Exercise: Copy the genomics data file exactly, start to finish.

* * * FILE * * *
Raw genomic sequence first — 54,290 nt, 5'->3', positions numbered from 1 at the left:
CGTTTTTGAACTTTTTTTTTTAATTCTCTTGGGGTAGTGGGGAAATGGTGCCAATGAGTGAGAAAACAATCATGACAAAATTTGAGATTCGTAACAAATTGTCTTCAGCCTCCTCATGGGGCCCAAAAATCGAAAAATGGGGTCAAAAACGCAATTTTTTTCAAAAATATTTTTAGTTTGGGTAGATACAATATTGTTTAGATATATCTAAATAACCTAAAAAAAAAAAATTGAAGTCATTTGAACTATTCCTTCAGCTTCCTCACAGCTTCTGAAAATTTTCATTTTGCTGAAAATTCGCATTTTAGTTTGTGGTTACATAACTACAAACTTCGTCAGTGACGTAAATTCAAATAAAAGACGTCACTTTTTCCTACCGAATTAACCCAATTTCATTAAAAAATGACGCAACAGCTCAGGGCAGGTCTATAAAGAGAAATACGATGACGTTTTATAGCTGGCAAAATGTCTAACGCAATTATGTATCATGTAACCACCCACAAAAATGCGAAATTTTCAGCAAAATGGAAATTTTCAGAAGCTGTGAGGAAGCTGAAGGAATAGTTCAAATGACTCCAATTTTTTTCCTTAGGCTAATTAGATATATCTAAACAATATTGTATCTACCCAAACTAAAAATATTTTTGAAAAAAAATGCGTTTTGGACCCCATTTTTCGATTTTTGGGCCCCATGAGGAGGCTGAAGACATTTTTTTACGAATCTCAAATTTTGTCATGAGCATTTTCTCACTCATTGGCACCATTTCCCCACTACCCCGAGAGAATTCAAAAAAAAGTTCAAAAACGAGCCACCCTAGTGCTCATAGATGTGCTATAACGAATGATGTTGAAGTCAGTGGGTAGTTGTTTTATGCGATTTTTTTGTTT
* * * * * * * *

Raw genomic sequence first — 54,290 nt, 5'->3', positions numbered from 1 at the left:
CGTTTTTGAACTTTTTTTTTTAATTCTCTTGGGGTAGTGGGGAAATGGTGCCAATGAGTGAGAAAACAATCATGACAAAATTTGAGATTCGTAACAAATTGTCTTCAGCCTCCTCATGGGGCCCAAAAATCGAAAAATGGGGTCAAAAACGCAATTTTTTTCAAAAATATTTTTAGTTTGGGTAGATACAATATTGTTTAGATATATCTAAATAACCTAAAAAAAAAAAATTGAAGTCATTTGAACTATTCCTTCAGCTTCCTCACAGCTTCTGAAAATTTTCATTTTGCTGAAAATTCGCATTTTAGTTTGTGGTTACATAACTACAAACTTCGTCAGTGACGTAAATTCAAATAAAAGACGTCACTTTTTCCTACCGAATTAACCCAATTTCATTAAAAAATGACGCAACAGCTCAGGGCAGGTCTATAAAGAGAAATACGATGACGTTTTATAGCTGGCAAAATGTCTAACGCAATTATGTATCATGTAACCACCCACAAAAATGCGAAATTTTCAGCAAAATGGAAATTTTCAGAAGCTGTGAGGAAGCTGAAGGAATAGTTCAAATGACTCCAATTTTTTTCCTTAGGCTAATTAGATATATCTAAACAATATTGTATCTACCCAAACTAAAAATATTTTTGAAAAAAAATGCGTTTTGGACCCCATTTTTCGATTTTTGGGCCCCATGAGGAGGCTGAAGACATTTTTTTACGAATCTCAAATTTTGTCATGAGCATTTTCTCACTCATTGGCACCATTTCCCCACTACCCCGAGAGAATTCAAAAAAAAGTTCAAAAACGAGCCACCCTAGTGCTCATAGATGTGCTATAACGAATGATGTTGAAGTCAGTGGGTAGTTGTTTTATGCGATTTTTTTGTTT